Django Middleware Understanding Django 1.10 middleware's new style


Django 1.10 introduced a new middleware style where process_request and process_response are merged together.

In this new style, a middleware is a callable that returns another callable. Well, actually the former is a middleware factory and the latter is the actual middleware.

The middleware factory takes as single argument the next middleware in the middlewares stack, or the view itself when the bottom of the stack is reached.

The middleware takes the request as single argument and always returns an HttpResponse.

The best example to illustrate how new-style middleware works is probably to show how to make a backward-compatible middleware:

class MyMiddleware:

    def __init__(self, next_layer=None):
        """We allow next_layer to be None because old-style middlewares
        won't accept any argument.
        self.get_response = next_layer

    def process_request(self, request):
        """Let's handle old-style request processing here, as usual."""
        # Do something with request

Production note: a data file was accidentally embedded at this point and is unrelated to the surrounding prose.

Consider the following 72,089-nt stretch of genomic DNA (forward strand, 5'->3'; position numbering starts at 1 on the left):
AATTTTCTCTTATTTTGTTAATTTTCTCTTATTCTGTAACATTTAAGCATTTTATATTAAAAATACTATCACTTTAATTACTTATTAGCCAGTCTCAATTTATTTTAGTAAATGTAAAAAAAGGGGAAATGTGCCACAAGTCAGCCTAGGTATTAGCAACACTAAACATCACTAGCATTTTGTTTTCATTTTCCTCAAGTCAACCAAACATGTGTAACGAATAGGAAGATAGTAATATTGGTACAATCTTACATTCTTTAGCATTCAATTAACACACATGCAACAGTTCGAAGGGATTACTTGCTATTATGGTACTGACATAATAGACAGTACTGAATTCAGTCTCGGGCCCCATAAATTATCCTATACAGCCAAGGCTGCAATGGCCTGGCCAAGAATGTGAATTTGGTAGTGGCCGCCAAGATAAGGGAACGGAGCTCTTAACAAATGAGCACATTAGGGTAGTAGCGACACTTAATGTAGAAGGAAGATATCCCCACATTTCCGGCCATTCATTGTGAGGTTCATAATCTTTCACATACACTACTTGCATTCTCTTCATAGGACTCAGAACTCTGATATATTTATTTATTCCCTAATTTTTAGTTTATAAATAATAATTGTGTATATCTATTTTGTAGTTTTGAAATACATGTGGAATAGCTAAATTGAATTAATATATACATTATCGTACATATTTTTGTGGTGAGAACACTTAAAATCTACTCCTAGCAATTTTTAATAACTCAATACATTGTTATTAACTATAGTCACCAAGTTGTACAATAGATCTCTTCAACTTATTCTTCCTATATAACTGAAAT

# Probably return None
        # Or return an HttpResponse in some cases

    def process_response(self, request, response):
        """Let's handle old-style response processing here, as usual."""
        # Do something with response, possibly using request.
        return response

    def __call__(self, request):
        """Handle new-style middleware here."""
        response = self.process_request(request)
        if response is None:
            # If process_request returned None, we must call the next middleware or
            # the view. Note that here, we are sure that self.get_response is not
            # None because this method is executed only in new-style middlewares.
            response = self.get_response(request)
        response = self.process_response(request, response)
        return response